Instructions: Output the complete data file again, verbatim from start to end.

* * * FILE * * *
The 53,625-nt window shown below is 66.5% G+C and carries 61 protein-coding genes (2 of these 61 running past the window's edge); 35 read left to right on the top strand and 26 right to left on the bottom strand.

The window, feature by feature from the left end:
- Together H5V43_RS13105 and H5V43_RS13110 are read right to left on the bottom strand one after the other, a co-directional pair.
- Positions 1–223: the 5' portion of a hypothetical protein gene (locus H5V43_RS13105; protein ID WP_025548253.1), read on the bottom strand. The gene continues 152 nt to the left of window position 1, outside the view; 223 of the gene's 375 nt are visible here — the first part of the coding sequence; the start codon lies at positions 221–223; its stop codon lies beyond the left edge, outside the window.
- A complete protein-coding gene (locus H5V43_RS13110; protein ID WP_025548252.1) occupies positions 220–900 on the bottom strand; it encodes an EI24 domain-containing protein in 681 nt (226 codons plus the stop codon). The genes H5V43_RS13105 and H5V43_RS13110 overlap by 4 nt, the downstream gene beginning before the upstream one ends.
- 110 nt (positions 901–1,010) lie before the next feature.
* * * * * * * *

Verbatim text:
The 53,625-nt window shown below is 66.5% G+C and carries 61 protein-coding genes (2 of these 61 running past the window's edge); 35 read left to right on the top strand and 26 right to left on the bottom strand.

The window, feature by feature from the left end:
- Together H5V43_RS13105 and H5V43_RS13110 are read right to left on the bottom strand one after the other, a co-directional pair.
- Positions 1–223: the 5' portion of a hypothetical protein gene (locus H5V43_RS13105; protein ID WP_025548253.1), read on the bottom strand. The gene continues 152 nt to the left of window position 1, outside the view; 223 of the gene's 375 nt are visible here — the first part of the coding sequence; the start codon lies at positions 221–223; its stop codon lies beyond the left edge, outside the window.
- A complete protein-coding gene (locus H5V43_RS13110; protein ID WP_025548252.1) occupies positions 220–900 on the bottom strand; it encodes an EI24 domain-containing protein in 681 nt (226 codons plus the stop codon). The genes H5V43_RS13105 and H5V43_RS13110 overlap by 4 nt, the downstream gene beginning before the upstream one ends.
- 110 nt (positions 901–1,010) lie before the next feature.